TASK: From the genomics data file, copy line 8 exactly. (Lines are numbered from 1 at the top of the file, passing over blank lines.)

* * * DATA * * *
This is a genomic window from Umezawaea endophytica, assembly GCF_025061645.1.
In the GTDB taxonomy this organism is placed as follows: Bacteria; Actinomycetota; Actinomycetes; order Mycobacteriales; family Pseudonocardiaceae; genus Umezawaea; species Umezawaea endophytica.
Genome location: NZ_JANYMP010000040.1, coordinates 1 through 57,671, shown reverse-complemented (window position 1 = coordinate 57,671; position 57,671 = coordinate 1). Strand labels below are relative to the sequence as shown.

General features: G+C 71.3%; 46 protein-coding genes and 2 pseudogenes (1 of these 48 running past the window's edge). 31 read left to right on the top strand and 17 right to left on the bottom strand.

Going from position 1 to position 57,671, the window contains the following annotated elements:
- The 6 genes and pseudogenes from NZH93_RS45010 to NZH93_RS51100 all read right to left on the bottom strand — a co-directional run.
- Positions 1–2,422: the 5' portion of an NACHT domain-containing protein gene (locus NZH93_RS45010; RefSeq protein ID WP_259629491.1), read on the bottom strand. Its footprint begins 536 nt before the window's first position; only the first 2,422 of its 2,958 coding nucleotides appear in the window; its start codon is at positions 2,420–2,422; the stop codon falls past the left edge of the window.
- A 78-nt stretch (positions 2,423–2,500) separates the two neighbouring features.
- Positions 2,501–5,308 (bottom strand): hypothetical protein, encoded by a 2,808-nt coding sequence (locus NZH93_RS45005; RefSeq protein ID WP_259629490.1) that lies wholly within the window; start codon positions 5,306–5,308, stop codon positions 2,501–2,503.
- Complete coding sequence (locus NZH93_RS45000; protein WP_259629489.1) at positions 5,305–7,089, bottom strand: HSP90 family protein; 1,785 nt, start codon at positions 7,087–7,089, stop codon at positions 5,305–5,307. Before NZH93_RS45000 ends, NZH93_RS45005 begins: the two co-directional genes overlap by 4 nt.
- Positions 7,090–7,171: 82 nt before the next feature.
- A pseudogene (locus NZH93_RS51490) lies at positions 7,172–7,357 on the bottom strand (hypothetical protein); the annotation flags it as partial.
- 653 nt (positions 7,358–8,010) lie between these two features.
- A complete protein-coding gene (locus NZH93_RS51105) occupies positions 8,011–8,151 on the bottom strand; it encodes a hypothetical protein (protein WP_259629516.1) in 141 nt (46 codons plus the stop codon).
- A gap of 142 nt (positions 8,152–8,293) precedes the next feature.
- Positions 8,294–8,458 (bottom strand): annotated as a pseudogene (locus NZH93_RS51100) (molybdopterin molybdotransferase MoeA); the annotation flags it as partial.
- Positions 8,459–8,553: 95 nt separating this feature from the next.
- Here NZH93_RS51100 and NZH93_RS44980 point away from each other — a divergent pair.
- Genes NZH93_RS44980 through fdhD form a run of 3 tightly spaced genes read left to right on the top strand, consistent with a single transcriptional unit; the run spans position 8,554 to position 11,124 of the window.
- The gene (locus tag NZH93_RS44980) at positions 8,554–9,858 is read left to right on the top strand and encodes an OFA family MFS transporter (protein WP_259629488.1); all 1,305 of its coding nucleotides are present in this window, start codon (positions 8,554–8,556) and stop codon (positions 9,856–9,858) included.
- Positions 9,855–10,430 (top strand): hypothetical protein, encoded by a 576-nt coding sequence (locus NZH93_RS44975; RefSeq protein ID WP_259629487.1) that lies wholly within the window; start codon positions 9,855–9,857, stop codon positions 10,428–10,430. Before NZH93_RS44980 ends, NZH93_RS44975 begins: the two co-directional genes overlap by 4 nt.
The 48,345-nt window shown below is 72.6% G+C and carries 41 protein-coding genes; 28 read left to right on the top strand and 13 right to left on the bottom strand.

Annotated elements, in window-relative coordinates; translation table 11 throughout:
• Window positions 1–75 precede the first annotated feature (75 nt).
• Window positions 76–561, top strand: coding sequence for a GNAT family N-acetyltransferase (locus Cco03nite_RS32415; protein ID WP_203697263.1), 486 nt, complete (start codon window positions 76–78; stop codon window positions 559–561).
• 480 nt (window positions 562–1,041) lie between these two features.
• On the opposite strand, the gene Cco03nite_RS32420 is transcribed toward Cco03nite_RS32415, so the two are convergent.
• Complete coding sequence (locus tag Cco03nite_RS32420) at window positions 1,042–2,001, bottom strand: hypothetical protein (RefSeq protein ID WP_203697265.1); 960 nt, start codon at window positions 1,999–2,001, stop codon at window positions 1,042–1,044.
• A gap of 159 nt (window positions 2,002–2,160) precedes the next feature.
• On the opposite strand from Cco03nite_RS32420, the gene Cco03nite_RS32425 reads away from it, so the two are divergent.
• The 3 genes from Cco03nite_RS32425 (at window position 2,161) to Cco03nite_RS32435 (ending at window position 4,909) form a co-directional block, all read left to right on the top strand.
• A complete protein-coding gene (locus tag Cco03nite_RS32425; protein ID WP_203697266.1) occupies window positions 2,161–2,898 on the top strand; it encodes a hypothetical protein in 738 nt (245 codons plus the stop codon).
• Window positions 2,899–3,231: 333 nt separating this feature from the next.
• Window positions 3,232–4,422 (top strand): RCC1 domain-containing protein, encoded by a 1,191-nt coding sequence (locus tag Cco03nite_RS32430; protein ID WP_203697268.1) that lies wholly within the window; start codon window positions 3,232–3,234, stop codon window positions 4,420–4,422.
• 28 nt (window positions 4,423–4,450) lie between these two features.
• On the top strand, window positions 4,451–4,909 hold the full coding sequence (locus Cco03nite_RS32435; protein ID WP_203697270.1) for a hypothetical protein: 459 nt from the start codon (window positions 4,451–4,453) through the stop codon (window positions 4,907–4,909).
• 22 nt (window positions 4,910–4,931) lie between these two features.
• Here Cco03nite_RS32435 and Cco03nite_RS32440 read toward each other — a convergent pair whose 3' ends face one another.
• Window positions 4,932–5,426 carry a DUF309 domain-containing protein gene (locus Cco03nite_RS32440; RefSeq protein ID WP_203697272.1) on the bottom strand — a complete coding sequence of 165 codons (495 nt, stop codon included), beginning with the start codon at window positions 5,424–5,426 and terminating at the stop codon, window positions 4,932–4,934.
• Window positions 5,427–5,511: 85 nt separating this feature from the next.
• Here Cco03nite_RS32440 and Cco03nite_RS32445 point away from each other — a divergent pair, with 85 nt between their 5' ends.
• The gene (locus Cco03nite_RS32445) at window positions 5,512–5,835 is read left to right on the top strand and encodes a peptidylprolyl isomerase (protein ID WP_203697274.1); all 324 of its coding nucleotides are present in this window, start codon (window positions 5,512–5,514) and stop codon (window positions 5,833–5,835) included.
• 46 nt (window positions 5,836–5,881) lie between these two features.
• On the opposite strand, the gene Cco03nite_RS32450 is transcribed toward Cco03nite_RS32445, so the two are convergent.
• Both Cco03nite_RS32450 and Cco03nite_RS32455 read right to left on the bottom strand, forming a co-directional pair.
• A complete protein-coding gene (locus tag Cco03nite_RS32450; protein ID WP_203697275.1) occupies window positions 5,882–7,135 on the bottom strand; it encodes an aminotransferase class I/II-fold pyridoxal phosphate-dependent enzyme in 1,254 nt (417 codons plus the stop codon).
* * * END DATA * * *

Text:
- A 78-nt stretch (positions 2,423–2,500) separates the two neighbouring features.